Here is a good view of the Marshallese method of ama attachment.
     
    fallguy likes this.
  11. Michael Farmer
    Joined: Aug 2021
    Posts: 14
    Likes: 1, Points: 3
    Location: Uk

    Michael Farmer Junior Member

    Thanks, what a lot of parts! The centre crossbeam looks heavier than the outer ones. I imagine the ama rotates around the centre one in a seaway as the amas are considerably longer than the beams fixing centres creating considerable torsional stress in the whole structure. This would account for the amas ability to move independently to the main hull, impressive as its a development in engineering that's evolved over time using available materials before we knew how to calculate these forces mathematically.
     
    Last edited: Aug 26, 2021
  12. fallguy
    Joined: Dec 2016
    Posts: 6,368
    Likes: 1,298, Points: 123, Legacy Rep: 10
    Location: usa

    fallguy Senior Member

    I think the magic is that they spring back.

    The systems are springs and bend; not break.

    When I rubber lash the akas to my hull, the catastrophhic failure would be of the aka or the ash gunnel. Instead, when a heavier than normal load is applied, the rubber springs a bit, just as I expect the rope lashings do here.
     
  13. peterAustralia
    Joined: Mar 2006
    Posts: 432
    Likes: 54, Points: 28, Legacy Rep: 233
    Location: Melbourne Australia

    peterAustralia Senior Member

    no, no, no, no, no, no

    Sailing canoes come in shunting types, and tacking types. The flexible ama technology is brilliant for the pacific proa type. It gives the ama a suspension mechanism that allows the ama to pivot in pitch independently of the vaka. This is suitable for shunting with the ama to windward. It is totally unsuited to ama to leeward, which happens half the time on a tacking canoe. You need a fixed attachment, for when the bow of your ama goes into a wave. In this scenario the bow of your ama is pushing up and trying to raise the entire boat so that it does not faceplant right into a huge wave. Imagine a trimaran flying along into a wave, and just forget for a moment that the other outrigger is not there. You want the outrigger in the water to be strong, and to push the bow of the ama up.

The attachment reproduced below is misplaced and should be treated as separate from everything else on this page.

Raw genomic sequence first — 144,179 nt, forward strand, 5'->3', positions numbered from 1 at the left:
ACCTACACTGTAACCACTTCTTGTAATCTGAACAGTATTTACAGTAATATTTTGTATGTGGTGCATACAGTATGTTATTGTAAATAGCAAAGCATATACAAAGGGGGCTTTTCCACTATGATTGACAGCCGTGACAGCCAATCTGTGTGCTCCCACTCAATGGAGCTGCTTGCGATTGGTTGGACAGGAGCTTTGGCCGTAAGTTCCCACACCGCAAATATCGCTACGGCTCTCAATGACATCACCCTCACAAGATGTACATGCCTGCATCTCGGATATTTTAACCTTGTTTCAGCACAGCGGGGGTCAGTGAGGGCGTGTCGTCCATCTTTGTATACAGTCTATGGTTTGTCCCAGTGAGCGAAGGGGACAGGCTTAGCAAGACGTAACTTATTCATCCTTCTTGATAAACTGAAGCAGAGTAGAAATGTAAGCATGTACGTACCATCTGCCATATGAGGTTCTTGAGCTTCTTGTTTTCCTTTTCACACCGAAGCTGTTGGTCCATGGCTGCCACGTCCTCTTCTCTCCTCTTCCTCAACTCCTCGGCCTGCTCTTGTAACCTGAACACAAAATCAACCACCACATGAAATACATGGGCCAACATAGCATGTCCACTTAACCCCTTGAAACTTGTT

The upside is that your ama does not need to be huge, say for example it weighs 30kg, and has a volume of 130L, which is 15kg of ama, and you add an extra 15kg of stores, be that chain, water, food, spare anchor, camping gear etc. On one tack you only have 30kg of weight. On the other tack, ama to leeward (trimaran tack), you only have a maximum upward force of 100kg (130kg - 30kg). You ama cannot push up more than 100kg otherwise if would sink.

    Of course apply a factor of safety.

    To sum up, the flexible ama technology is not suitable for tacking canoe (only shunting), the maximum loads are proportional to net ama volume, and for a ama of moderate volume, maximum loads are modest

    For more information see here
    tackingoutrigger.com -- tacking outrigger sailing canoes http://www.tackingoutrigger.com (my website) or the newly formed facebook group on tacking outrigger canoes
    Facebook Groups https://www.facebook.com/groups/217818223302263
     
  14. fallguy
    Joined: Dec 2016
    Posts: 6,368
    Likes: 1,298, Points: 123, Legacy Rep: 10
    Location: usa

    fallguy Senior Member

    What are you saying no to?
     

  15. peterAustralia
    Joined: Mar 2006
    Posts: 432
    Likes: 54, Points: 28, Legacy Rep: 233
    Location: Melbourne Australia

    peterAustralia Senior Member

    The no relates to the idea of a flexible ama in your application (tacking)
     
Loading...
Forum posts represent the experience, opinion, and view of individual users. Boat Design Net does not necessarily endorse nor share the view of each individual post.
When making potentially dangerous or financial decisions, always employ and consult appropriate professionals. Your circumstances or experience may be different.